Search our comprehensive brand directory to find ethical and sustainable fashion brands.
We believe in a future without sweatshops, disempowerment and exploitation. Bold idea? Sure. Possible? We think so.
Where we choose to spend our money matters.
We've made it easy for you to discover and support ethical brands working to create a better world.
Lois Hazel is an Australian brand to watch. Every one of their collections has not been brought about without complete transparency; transparency on the sourcing of their materials, the production behind each individual element, and the craftsmanship that’s gone into the creation of every piece. Lois Hazel have a stack of cool things on their CV—they’ve been featured on VAMFF’s Off site Runway series and were a 2017 finalist for the National Designer Award—but it’s how they source the fabric they use to create their garments that really makes them shine in our eyes.find out more
If you haven’t yet heard of Outland Denim, we can guarantee that you’re going to be an avid customer by the time you’ve finished reading this. Not only does Outland Denim ethically make stylish, high-quality jeans, but they’re also tackling an industry that may seem quite distant to us: the sex industry. They’re also using their business to properly equip these victims with tools that will serve them for the rest of their lives.find out more
Latest on the Journal
Why bother with ethical fashion?
Ethical fashion. If you say these two words to someone when you first meet, you’re likely to be given back a blank stare and raised eyebrows. Huh? The average person will think of slaves, child labour, and sweat shop factories they’ve seen glimpses of on the news. These are valid points in the discussion of ethical fashion, but they’re only the tip of the iceberg.READ MORE
Is Op Shopping as good as we think it is?
“You’ll be so proud of me, I just dropped off four bags full of clothes to the op shop!” She says, as she grabs another skirt off the sale rack ‘just coz’. When you gather a pile of unwanted clothes, the usual response these days, is to drop them at the op shop, or shove them in those wide mouthed metal donation bins. Although you may think this is the best option for unwanted items, think again.READ MORE
We talk morning routines, conscious businesses, and vulnerability with Elle Evans.
Elle Evans Swimwear is an environmentally conscious company crafting beautiful, made-to-order creations straight out of a Melbourne studio. Elle Evans is a mother, a small business owner, and a self-confessed introvert, and she's also a complete inspiration to anyone wanting to do a bit of good with their business.READ MORE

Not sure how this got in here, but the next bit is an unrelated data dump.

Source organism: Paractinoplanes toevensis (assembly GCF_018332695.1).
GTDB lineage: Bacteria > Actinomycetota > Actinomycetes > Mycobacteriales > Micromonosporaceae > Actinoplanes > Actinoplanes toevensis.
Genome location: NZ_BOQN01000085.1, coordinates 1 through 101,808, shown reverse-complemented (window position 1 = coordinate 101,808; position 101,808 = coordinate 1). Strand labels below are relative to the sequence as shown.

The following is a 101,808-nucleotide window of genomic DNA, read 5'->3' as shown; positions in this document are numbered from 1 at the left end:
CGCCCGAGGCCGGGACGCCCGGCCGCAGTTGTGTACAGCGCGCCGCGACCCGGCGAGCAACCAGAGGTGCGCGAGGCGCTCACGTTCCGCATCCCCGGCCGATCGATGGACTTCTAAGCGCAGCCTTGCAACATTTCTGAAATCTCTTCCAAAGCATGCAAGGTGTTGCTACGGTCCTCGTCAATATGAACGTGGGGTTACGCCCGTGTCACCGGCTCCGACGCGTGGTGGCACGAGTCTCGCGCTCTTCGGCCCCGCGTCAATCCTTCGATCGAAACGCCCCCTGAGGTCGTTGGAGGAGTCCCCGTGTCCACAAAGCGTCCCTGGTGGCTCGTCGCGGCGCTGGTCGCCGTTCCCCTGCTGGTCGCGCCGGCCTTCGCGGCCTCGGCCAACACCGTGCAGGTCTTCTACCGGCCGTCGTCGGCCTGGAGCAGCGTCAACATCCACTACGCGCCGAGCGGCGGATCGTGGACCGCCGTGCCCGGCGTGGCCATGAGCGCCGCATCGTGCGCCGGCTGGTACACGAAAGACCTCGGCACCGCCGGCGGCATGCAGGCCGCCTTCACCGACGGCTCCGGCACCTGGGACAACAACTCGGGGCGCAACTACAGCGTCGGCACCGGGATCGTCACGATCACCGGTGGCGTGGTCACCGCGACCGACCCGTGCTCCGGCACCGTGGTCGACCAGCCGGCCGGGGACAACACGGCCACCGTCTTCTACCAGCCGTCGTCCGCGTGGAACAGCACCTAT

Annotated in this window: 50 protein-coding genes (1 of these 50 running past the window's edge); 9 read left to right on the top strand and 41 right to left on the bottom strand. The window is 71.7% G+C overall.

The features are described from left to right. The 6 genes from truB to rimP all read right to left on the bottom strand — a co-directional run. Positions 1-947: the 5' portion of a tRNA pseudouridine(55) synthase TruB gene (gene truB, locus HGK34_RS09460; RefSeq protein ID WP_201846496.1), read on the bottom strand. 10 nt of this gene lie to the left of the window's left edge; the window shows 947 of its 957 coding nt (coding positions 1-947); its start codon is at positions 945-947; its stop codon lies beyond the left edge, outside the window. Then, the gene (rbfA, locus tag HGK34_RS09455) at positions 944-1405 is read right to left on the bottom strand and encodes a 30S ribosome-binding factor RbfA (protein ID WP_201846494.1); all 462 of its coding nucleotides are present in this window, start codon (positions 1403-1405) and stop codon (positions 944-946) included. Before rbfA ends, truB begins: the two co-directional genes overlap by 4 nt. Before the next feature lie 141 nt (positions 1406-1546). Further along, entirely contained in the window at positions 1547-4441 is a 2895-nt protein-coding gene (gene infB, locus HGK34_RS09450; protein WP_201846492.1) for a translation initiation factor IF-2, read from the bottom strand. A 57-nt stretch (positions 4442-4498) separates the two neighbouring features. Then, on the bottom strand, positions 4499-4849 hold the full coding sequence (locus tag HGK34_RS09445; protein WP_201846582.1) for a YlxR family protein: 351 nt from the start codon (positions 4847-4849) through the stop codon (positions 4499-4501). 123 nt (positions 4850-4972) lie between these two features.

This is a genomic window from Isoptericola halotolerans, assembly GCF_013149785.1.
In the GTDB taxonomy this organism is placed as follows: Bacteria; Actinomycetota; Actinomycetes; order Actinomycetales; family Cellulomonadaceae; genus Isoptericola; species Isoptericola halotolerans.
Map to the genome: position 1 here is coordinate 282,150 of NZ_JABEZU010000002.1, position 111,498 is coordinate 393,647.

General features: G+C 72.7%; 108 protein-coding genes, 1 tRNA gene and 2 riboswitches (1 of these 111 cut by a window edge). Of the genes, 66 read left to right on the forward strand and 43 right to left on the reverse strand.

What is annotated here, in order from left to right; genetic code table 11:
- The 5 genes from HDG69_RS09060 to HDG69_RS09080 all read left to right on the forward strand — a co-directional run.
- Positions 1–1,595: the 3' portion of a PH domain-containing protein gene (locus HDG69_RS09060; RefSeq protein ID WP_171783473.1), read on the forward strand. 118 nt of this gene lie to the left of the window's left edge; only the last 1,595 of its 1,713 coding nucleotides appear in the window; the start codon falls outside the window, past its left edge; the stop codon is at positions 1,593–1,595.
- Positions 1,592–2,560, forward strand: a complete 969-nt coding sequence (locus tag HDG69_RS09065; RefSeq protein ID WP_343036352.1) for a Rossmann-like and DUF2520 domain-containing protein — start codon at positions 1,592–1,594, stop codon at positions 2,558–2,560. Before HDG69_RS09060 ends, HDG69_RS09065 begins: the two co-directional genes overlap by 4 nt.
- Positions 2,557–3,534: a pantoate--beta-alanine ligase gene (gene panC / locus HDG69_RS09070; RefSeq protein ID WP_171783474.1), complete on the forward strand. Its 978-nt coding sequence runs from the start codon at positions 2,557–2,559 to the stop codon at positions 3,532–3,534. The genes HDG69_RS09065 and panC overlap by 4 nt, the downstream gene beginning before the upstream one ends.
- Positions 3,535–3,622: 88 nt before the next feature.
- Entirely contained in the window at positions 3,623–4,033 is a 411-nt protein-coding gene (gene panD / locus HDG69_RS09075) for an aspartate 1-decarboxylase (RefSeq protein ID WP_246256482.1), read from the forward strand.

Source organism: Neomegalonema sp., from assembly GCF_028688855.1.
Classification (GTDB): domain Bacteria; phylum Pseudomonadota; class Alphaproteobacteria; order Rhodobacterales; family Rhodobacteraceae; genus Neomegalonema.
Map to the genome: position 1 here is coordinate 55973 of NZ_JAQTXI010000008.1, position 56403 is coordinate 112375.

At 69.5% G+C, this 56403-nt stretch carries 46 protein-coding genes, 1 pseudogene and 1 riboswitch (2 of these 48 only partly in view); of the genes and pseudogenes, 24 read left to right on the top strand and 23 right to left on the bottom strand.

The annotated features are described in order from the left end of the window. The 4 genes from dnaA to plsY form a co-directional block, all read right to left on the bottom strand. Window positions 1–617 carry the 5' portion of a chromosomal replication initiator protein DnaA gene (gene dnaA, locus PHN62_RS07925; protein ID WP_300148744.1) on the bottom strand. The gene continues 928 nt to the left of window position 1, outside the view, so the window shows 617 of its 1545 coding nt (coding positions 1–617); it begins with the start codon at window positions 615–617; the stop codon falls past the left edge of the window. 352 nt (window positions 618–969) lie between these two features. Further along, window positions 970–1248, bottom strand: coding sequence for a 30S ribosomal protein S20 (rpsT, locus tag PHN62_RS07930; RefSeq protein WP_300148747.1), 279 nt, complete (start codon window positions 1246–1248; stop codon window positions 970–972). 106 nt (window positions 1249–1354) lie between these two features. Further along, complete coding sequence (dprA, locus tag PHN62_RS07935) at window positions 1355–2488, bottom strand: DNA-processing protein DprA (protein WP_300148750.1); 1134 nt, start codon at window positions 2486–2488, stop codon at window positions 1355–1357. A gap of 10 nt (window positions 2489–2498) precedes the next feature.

How to declutter your home without making your stuff someone else's problem.
Stuff is suffocating. It creeps into our lives unsuspectedly, fills our cupboards, and clouds our minds. The more stuff we have, the more time we spend cleaning, repairing, moving, and maintaining it. Batteries, buttons, laces: they all need to be considered and replaced, and that takes time and mental energy. The more time and energy you spend maintaining stuff, the less time and energy you have for the people you love, and enjoying experiences which create real, long lasting happiness.READ MORE
Meet the man who’s changing the world one pair of jeans at a time: James Bartle.
James saw that something was very wrong, so he created Outland Denim in an attempt to make it right. Not only did James become passionate about cleaning up the messy processof jean production, he also wanted to use this as a tool to rid the world of another dirty industry: the sex slave industry. Now, with a thriving ethically and sustainably made jeanscompany and a circular business model that allows for the employment of women who have been saved from.READ MORE
Meet the woman who's on a mission to make products that do less harm, a better choice for everyone: Frankie Layton.
Frankie “had an income, a squishy chair at the table, and was pretty comfortable.” She had a full-time job, a super busy schedule, and a passion for sustainability. So, she quit.READ MORE
What it’s really like to be a garment worker and run an ethical business in Cambodia.
There are some things in this world that can only be understood when you’re actually in them. Working as a garment worker in Cambodia is one of those. Sure, you can watch The True Cost, read interviews, and indulge in media coverage, but describing what it’s like to work in one of the world’s most polluting and damaging industries, is near impossible.READ MORE